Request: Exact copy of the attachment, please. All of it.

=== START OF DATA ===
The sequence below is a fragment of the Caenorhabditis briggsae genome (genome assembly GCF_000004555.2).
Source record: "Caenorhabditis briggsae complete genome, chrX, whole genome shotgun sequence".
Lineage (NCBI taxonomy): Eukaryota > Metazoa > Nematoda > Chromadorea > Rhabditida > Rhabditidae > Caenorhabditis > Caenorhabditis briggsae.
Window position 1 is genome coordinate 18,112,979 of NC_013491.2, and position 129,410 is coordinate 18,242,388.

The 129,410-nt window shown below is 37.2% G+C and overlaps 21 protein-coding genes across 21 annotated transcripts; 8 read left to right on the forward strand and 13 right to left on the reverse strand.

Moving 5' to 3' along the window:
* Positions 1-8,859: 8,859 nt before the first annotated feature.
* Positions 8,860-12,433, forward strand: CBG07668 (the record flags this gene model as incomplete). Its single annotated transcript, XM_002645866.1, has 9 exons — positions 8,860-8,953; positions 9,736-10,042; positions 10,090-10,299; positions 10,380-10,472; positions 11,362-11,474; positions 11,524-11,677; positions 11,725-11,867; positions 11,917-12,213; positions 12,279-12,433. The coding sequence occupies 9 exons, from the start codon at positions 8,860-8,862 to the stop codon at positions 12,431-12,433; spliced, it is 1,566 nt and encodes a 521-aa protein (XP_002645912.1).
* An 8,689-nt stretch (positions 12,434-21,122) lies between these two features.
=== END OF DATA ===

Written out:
The sequence below is a fragment of the Caenorhabditis briggsae genome (genome assembly GCF_000004555.2).
Source record: "Caenorhabditis briggsae complete genome, chrX, whole genome shotgun sequence".
Lineage (NCBI taxonomy): Eukaryota > Metazoa > Nematoda > Chromadorea > Rhabditida > Rhabditidae > Caenorhabditis > Caenorhabditis briggsae.
Window position 1 is genome coordinate 18,112,979 of NC_013491.2, and position 129,410 is coordinate 18,242,388.

The 129,410-nt window shown below is 37.2% G+C and overlaps 21 protein-coding genes across 21 annotated transcripts; 8 read left to right on the forward strand and 13 right to left on the reverse strand.

Moving 5' to 3' along the window:
* Positions 1-8,859: 8,859 nt before the first annotated feature.
* Positions 8,860-12,433, forward strand: CBG07668 (the record flags this gene model as incomplete). Its single annotated transcript, XM_002645866.1, has 9 exons — positions 8,860-8,953; positions 9,736-10,042; positions 10,090-10,299; positions 10,380-10,472; positions 11,362-11,474; positions 11,524-11,677; positions 11,725-11,867; positions 11,917-12,213; positions 12,279-12,433. The coding sequence occupies 9 exons, from the start codon at positions 8,860-8,862 to the stop codon at positions 12,431-12,433; spliced, it is 1,566 nt and encodes a 521-aa protein (XP_002645912.1).
* An 8,689-nt stretch (positions 12,434-21,122) lies between these two features.